THE usual method of reducing a dislocated jaw, is to set the patient upon a low stool, so as an assistant may hold the head firm by pressing it against his breast. The operator is then to thrust his two thumbs, being first wrapped up with linen cloths that they may not slip, as far back into the patient's mouth as he can, while his fingers are applied to the jaw externally. After he has got firm hold of the jaw, he is to press it strongly downwards and backwards, by which means the elapsed heads of the jaw may be easily pushed into their former cavities.

THE peasants, in some parts of the country, have a peculiar way of performing this operation. One of them puts a handkerchief under the patient's chin, then turning his back to that of the patient, pulls him up by the chin so as to suspend him from the ground. This method often succeeds, but we think it a dangerous one, and therefore recommend the former.

DISLOCATION OF THE NECK.

THE neck may be dislocated by falls, violent blows, or the like. In this case, if the patient receives no assistance, he soon dies, which makes people imagine the neck was broken: It is, however, for the most part, only partially dislocated, and may be reduced by almost any person who has resolution enough to attempt it. A complete dislocation of the neck is instantaneous death.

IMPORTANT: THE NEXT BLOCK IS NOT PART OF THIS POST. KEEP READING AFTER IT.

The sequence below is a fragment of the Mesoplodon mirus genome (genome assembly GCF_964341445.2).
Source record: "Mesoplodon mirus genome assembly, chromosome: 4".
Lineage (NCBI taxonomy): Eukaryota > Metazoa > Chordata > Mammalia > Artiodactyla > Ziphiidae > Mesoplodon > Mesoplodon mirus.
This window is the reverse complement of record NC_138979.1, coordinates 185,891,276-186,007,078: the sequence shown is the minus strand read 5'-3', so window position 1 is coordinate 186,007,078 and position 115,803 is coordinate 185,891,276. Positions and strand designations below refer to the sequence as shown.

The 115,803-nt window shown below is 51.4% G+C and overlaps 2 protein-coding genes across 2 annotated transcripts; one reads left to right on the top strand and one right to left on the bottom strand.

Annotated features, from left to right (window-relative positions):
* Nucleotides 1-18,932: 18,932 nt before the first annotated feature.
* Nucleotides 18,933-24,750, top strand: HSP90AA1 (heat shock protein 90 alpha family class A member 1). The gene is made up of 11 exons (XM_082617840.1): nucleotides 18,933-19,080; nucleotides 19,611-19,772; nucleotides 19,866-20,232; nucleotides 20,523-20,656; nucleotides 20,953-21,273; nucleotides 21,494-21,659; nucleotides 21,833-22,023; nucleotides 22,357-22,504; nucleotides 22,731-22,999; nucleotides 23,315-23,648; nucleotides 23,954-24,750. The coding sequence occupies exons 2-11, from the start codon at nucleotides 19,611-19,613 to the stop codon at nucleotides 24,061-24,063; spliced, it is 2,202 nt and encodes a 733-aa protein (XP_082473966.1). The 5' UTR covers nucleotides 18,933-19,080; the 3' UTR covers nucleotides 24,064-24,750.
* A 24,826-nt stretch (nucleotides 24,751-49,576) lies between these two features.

WHEN the neck is dislocated, the patient is immediately deprived of all sense and motion; his neck swells, his countenance appears bloated; his chin lies upon his breast, and his face is generally turned towards one side.

TO reduce this dislocation, the unhappy person should immediately be laid upon his back on the ground, and the operator must place himself behind him so as to be able to lay hold of his head with both hands, while he makes a resistance by placing his knees against the patient's shoulders. In this posture he must pull the head with considerable force, gently twisting it at the same time, if the face be turned to one side, till he perceives that the joint is replaced, which may be known from the noise which the bones generally make when going in, the patient's beginning to breathe, and the head continuing in its natural posture.

THIS is one of those operations which it is more easy to perform than describe. I have known instances of its being happily performed even by women, and often by men of no medical education. After the neck is reduced, the patient ought to be bled, and should be suffered to rest for some days, till the parts recover their proper tone.

DISLOCATION OF THE RIBS.